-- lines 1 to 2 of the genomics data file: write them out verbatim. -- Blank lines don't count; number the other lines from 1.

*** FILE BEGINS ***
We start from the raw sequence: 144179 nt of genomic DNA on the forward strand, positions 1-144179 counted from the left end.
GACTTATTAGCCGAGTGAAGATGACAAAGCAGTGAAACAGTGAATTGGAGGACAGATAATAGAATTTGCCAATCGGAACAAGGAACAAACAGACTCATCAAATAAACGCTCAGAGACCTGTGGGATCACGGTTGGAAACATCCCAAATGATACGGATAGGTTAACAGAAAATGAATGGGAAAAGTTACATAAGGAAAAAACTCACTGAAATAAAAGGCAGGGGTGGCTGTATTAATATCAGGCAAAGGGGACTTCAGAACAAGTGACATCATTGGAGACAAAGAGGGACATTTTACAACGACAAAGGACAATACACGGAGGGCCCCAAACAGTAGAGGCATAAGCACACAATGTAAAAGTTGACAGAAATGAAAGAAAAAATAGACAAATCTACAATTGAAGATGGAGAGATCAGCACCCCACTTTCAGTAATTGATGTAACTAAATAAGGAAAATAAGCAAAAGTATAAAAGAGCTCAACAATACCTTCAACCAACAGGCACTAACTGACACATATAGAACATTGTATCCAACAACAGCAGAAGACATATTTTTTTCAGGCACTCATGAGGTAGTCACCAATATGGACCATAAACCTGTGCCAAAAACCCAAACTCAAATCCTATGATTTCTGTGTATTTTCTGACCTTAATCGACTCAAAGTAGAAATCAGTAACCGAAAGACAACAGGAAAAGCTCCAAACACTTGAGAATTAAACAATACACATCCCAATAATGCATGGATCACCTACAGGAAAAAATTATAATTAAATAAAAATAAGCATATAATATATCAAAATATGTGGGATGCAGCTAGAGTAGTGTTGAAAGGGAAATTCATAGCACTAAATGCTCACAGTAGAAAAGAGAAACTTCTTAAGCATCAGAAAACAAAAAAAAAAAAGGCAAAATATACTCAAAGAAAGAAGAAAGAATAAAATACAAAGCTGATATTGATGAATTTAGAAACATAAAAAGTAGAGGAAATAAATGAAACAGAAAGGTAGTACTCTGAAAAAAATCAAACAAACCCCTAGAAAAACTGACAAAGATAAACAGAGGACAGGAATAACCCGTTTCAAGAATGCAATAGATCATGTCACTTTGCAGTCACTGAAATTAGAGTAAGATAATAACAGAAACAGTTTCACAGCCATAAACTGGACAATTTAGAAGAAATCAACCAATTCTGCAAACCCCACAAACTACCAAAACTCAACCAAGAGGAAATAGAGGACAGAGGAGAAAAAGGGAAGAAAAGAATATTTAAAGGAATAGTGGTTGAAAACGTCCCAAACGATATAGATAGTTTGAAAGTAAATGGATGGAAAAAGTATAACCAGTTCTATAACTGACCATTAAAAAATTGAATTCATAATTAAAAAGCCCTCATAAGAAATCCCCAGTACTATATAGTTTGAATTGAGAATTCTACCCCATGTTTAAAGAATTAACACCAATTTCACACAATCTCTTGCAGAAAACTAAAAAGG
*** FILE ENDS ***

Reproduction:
We start from the raw sequence: 144179 nt of genomic DNA on the forward strand, positions 1-144179 counted from the left end.
GACTTATTAGCCGAGTGAAGATGACAAAGCAGTGAAACAGTGAATTGGAGGACAGATAATAGAATTTGCCAATCGGAACAAGGAACAAACAGACTCATCAAATAAACGCTCAGAGACCTGTGGGATCACGGTTGGAAACATCCCAAATGATACGGATAGGTTAACAGAAAATGAATGGGAAAAGTTACATAAGGAAAAAACTCACTGAAATAAAAGGCAGGGGTGGCTGTATTAATATCAGGCAAAGGGGACTTCAGAACAAGTGACATCATTGGAGACAAAGAGGGACATTTTACAACGACAAAGGACAATACACGGAGGGCCCCAAACAGTAGAGGCATAAGCACACAATGTAAAAGTTGACAGAAATGAAAGAAAAAATAGACAAATCTACAATTGAAGATGGAGAGATCAGCACCCCACTTTCAGTAATTGATGTAACTAAATAAGGAAAATAAGCAAAAGTATAAAAGAGCTCAACAATACCTTCAACCAACAGGCACTAACTGACACATATAGAACATTGTATCCAACAACAGCAGAAGACATATTTTTTTCAGGCACTCATGAGGTAGTCACCAATATGGACCATAAACCTGTGCCAAAAACCCAAACTCAAATCCTATGATTTCTGTGTATTTTCTGACCTTAATCGACTCAAAGTAGAAATCAGTAACCGAAAGACAACAGGAAAAGCTCCAAACACTTGAGAATTAAACAATACACATCCCAATAATGCATGGATCACCTACAGGAAAAAATTATAATTAAATAAAAATAAGCATATAATATATCAAAATATGTGGGATGCAGCTAGAGTAGTGTTGAAAGGGAAATTCATAGCACTAAATGCTCACAGTAGAAAAGAGAAACTTCTTAAGCATCAGAAAACAAAAAAAAAAAAGGCAAAATATACTCAAAGAAAGAAGAAAGAATAAAATACAAAGCTGATATTGATGAATTTAGAAACATAAAAAGTAGAGGAAATAAATGAAACAGAAAGGTAGTACTCTGAAAAAAATCAAACAAACCCCTAGAAAAACTGACAAAGATAAACAGAGGACAGGAATAACCCGTTTCAAGAATGCAATAGATCATGTCACTTTGCAGTCACTGAAATTAGAGTAAGATAATAACAGAAACAGTTTCACAGCCATAAACTGGACAATTTAGAAGAAATCAACCAATTCTGCAAACCCCACAAACTACCAAAACTCAACCAAGAGGAAATAGAGGACAGAGGAGAAAAAGGGAAGAAAAGAATATTTAAAGGAATAGTGGTTGAAAACGTCCCAAACGATATAGATAGTTTGAAAGTAAATGGATGGAAAAAGTATAACCAGTTCTATAACTGACCATTAAAAAATTGAATTCATAATTAAAAAGCCCTCATAAGAAATCCCCAGTACTATATAGTTTGAATTGAGAATTCTACCCCATGTTTAAAGAATTAACACCAATTTCACACAATCTCTTGCAGAAAACTAAAAAGG